Tom: I work as a project manager for a digital agency based in Leeds called Parallax. Hopefully that makes me qualified to organise things, and when you consider that alongside the skill-set of someone like Josh, who has event experience, it gives us a good foundation that we can build on. Additionally, our digital expertise also helped us to create a good online presence, which was key to getting it in front of the right audience.
This was your second Leeds SOUP. What was the inspiration behind the event to begin with and why did you decide to start it?
Josh: I first heard about the original SOUP project, Detroit SOUP from Tom and James (co-founders). I'm already involved with running events in Leeds and this felt like a really good idea that I could get behind. Leeds has such a brilliant community full of people doing really great things, and they all need a voice to get that all important exposure. Really it's just about giving them an audience, regardless of who wins on the night.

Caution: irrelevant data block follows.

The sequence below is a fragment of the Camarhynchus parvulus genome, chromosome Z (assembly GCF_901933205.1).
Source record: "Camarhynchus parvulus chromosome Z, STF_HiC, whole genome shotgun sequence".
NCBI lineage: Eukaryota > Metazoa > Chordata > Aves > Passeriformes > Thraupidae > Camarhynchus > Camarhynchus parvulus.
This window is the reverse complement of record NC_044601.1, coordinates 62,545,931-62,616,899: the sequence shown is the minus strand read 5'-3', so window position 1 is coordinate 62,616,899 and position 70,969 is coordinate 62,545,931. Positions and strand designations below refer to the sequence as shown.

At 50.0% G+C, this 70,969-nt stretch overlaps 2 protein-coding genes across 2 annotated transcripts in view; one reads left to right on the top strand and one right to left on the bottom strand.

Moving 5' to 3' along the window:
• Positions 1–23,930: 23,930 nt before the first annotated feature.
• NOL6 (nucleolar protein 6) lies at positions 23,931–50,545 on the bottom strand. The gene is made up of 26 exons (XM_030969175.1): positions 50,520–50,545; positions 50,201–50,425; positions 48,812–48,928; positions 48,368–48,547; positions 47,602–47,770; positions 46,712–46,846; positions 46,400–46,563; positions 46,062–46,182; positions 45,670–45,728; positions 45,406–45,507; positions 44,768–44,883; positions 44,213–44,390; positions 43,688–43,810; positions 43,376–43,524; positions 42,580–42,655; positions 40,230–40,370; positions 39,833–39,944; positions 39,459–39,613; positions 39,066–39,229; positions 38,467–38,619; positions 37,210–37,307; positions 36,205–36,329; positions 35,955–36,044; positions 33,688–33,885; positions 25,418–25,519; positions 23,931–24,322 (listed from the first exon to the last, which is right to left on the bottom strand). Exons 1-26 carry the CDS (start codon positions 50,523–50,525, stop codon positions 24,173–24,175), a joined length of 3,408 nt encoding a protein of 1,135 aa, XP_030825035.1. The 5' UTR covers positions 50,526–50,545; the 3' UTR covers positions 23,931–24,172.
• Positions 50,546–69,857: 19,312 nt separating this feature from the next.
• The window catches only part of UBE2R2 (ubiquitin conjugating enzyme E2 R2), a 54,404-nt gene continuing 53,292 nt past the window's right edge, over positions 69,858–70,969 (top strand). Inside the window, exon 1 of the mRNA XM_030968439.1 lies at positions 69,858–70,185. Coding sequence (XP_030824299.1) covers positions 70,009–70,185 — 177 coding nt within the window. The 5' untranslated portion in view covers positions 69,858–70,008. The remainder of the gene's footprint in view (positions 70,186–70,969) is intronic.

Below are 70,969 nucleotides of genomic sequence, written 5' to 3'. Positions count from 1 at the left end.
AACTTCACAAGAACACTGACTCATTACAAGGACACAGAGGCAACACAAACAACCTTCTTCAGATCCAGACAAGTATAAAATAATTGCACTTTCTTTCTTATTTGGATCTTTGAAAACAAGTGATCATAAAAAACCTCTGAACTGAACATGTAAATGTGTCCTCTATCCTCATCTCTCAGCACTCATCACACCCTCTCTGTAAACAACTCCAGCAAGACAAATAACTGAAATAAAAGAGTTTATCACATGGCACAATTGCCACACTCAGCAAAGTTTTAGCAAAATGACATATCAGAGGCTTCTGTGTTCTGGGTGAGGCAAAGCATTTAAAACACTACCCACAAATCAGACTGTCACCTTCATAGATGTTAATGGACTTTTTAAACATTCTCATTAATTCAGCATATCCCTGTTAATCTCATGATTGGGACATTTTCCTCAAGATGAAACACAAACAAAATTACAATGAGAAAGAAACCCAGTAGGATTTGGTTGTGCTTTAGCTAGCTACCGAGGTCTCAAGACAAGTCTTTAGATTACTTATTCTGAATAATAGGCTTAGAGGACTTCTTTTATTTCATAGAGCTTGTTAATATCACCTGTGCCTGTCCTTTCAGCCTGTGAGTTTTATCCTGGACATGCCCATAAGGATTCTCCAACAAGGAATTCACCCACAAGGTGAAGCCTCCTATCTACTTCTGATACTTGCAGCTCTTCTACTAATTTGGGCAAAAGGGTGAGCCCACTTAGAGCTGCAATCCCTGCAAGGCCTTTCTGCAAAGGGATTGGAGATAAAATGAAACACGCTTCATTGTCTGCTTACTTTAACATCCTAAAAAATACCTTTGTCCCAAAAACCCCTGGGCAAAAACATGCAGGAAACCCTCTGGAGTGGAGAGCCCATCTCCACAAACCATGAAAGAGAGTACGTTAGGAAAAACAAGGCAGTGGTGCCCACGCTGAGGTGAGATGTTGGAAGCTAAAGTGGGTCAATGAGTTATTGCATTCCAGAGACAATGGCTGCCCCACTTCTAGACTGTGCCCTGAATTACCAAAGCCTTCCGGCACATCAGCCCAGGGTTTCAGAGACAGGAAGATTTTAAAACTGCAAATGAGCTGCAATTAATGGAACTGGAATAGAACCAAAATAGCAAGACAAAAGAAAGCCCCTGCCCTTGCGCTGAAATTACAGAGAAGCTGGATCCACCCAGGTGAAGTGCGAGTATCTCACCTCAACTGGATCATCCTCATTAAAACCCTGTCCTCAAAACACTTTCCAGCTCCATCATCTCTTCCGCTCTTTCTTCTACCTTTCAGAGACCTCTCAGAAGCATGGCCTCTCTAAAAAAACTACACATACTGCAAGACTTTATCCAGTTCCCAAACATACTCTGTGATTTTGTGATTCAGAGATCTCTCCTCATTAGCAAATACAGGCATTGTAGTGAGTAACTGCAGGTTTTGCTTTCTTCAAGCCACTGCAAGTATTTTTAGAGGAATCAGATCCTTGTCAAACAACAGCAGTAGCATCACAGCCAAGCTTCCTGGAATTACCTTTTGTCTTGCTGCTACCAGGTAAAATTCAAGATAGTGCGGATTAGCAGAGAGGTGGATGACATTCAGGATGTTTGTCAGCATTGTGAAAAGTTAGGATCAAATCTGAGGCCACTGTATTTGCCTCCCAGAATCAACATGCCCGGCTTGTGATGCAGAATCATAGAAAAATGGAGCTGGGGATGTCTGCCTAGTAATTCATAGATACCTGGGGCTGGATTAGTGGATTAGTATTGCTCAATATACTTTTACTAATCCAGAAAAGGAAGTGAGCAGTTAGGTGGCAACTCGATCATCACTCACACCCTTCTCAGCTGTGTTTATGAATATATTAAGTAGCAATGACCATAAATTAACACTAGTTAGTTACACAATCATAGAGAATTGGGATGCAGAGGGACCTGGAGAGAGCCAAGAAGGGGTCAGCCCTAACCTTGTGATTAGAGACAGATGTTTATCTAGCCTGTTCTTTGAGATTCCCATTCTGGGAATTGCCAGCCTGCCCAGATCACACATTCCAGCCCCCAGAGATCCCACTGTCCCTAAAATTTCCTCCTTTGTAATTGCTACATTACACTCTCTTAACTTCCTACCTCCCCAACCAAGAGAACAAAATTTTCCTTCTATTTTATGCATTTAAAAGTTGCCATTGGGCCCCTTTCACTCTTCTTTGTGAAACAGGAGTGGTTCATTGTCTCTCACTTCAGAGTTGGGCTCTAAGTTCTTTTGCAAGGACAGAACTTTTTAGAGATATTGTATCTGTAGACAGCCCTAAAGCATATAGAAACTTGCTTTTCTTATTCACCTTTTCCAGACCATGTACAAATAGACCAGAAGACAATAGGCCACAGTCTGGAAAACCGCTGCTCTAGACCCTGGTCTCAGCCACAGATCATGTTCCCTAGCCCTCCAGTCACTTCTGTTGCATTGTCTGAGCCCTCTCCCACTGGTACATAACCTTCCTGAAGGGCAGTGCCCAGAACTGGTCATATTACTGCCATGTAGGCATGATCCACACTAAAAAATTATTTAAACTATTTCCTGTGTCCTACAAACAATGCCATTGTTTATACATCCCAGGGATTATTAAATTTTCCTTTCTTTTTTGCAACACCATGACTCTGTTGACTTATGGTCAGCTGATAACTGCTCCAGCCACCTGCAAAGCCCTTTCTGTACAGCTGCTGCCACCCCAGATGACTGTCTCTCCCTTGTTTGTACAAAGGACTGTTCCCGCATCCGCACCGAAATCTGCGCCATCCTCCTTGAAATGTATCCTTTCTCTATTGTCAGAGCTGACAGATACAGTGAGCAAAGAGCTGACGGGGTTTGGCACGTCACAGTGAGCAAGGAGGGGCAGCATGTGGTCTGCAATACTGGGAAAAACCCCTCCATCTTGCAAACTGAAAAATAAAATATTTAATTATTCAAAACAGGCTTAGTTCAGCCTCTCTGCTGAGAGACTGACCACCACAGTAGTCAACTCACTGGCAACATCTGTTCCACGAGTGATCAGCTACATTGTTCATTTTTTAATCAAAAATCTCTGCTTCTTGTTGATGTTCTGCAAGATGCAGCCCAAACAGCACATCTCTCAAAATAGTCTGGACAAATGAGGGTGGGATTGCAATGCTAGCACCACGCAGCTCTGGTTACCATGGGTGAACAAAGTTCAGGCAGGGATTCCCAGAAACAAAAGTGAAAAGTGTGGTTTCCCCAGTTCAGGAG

Tom: As with most good stories, it began in the pub one evening. I’d just seen the article from BBC News on Detroit SOUP and was intrigued about it, and whether we could potentially steal in. Not much happened after a few initial excited conversations with my colleague James, and we left it for a little while. That was until we were discussing how, as a company/individuals, we might be able to make a difference to the community in the wake of the huge cuts to the welfare state post-election. We revisited the idea, and this time actually decided to do something about it. The fact that Detroit SOUP pro-actively encourages you to ‘steal’ the idea also helped make up our mind.
How did you get the event off the ground? Who are your sponsors and what was their initial reaction when you asked if they wanted to get involved?
Josh: We pay heavy thanks to our sponsors and supporters who all play a part in making the event work. The Adelphi and Taste Cuisine have been with us from the start, helping with the venue and the soup. We've also had some great support from corporate sponsors such as Liberty Mutual Insurance and Leeds Trinity. My original thoughts were that it would be difficult to attract interest from large companies, but they genuinely want to better the local community and support a local event.